But oral history isn’t the same as history.  At its core, oral history isn’t so much the study of evidence but a study of memory.  World War Z isn’t a historiography of the zombie war so much as it is a glimpse at how survivors remembered the war.  Above all, since it is fictitiously compiled by an “author” (the U.N. worker) and also actually compiled by an author (Brooks), it is a collection of memories that Brooks thought best represented a history of his war – and a history of the world.  The story isn’t about the characters really (some interviewees reappear in the conclusion, but I had to go back to piece together who was who – there is little actual character development) so much as it is about the countries that deal with zombies and the notion of the global zombie war itself.

In an interview about the book, Brooks stated that “everything in World War Z (as in The Zombie Survival Guide) is based in reality… well, except the zombies. But seriously, everything else in the book is either taken from reality or 100% real.”  Adding zombies to reality, then, allowed Brooks to show what he thought of the world through its response to catastrophe, its governance, its resilience.  In another interview, Brooks called the book an effort to combat American isolationism and argued that he wanted to “break down the stereotypes Americans have about other cultures… and maybe give my fellow Americans a window into the political and cultural workings of other nations.”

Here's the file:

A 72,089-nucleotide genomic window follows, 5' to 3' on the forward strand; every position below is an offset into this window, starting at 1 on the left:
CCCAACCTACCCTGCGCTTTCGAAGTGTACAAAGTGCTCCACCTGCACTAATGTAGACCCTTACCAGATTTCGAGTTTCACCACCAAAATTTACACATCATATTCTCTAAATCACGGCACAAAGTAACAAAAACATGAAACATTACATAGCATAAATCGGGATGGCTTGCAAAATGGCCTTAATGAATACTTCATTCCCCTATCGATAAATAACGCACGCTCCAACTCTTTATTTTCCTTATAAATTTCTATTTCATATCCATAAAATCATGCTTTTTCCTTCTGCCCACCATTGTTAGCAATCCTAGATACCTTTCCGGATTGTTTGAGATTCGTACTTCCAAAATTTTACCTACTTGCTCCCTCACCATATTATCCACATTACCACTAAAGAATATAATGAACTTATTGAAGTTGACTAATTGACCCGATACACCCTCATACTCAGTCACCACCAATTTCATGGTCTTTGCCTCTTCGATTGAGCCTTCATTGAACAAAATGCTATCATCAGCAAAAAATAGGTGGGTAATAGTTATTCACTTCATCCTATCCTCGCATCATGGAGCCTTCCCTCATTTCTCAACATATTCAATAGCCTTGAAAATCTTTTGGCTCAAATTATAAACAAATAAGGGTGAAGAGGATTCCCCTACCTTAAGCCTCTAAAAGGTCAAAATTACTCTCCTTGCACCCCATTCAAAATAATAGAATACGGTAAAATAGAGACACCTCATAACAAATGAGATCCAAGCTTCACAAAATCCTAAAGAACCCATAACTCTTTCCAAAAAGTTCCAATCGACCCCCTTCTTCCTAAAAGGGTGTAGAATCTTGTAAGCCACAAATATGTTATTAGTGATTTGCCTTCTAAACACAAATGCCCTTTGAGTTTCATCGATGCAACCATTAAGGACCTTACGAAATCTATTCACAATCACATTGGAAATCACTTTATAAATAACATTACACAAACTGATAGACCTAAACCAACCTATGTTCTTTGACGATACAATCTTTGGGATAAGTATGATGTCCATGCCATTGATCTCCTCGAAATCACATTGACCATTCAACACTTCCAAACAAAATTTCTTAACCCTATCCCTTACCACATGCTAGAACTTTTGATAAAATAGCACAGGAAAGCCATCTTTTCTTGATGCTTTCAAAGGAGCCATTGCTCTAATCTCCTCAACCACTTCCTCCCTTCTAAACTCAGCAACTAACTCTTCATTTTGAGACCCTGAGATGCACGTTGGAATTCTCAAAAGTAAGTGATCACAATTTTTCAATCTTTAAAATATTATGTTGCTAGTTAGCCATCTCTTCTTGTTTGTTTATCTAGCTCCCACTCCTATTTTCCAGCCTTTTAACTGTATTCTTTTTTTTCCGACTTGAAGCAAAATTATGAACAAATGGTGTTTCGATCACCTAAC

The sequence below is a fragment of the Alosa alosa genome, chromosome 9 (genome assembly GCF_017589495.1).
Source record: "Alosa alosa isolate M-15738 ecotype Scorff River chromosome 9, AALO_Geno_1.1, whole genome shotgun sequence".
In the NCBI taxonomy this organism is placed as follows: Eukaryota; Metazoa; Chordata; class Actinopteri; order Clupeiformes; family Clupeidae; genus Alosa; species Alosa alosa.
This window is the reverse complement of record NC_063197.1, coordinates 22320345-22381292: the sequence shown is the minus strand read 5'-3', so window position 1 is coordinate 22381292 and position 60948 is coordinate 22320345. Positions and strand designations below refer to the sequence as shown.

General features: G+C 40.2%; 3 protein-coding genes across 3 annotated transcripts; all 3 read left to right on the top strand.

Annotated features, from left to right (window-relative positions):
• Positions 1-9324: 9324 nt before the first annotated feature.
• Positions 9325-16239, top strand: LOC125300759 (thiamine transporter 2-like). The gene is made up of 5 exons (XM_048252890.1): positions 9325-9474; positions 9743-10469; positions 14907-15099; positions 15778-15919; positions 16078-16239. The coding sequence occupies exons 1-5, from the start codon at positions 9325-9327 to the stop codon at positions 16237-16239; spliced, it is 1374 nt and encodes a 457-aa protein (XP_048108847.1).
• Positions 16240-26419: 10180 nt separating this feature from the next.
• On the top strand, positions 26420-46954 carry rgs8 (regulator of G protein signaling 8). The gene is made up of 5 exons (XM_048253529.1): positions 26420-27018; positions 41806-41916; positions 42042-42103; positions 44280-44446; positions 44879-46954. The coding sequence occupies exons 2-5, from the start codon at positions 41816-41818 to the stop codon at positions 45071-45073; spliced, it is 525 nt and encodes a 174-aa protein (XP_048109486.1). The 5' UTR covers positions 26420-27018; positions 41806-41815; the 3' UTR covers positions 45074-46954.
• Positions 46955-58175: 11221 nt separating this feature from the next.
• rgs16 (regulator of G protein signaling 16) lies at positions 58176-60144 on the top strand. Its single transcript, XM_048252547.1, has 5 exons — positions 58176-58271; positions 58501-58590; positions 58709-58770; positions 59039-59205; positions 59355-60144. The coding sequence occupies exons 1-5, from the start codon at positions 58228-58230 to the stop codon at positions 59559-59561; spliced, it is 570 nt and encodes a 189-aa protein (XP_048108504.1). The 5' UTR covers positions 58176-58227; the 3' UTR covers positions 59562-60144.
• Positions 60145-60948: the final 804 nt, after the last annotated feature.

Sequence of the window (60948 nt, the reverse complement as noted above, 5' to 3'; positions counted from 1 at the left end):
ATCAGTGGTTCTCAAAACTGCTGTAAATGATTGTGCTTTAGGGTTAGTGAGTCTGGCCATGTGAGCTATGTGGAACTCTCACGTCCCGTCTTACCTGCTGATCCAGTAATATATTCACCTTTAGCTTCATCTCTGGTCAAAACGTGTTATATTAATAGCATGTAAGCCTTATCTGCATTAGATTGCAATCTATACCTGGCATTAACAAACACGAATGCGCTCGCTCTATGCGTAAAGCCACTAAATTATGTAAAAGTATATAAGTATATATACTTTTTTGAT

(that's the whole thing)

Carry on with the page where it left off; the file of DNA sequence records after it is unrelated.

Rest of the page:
But how did Brooks choose to represent the world?

Brooks’ decision to shed light on the outside world, if taken seriously as an attempt to enlighten us where our isolationism has sold us short, rests on the same old stereotypes and dangerous whitewashing that he proposes to combat.  A number of societies are portrayed in one or two short segments that are more about applying the zombie war to our preconceived notions than about opening a window to new cultures.  For example, the only two Japanese characters interviewed are a young, cyber-connected loner and an old, blind, traditional warrior.  North Korea is portrayed as an isolated and paranoid mystery.  South Africa’s role is framed solely by its apartheid history.  Iran takes the position of America’s greatest fear: the trigger-happy nuclear power.  The story’s structure doesn’t lend itself to much in terms of developing a more nuanced look at cultures or politics around the world, so this is your only glimpse at some societies.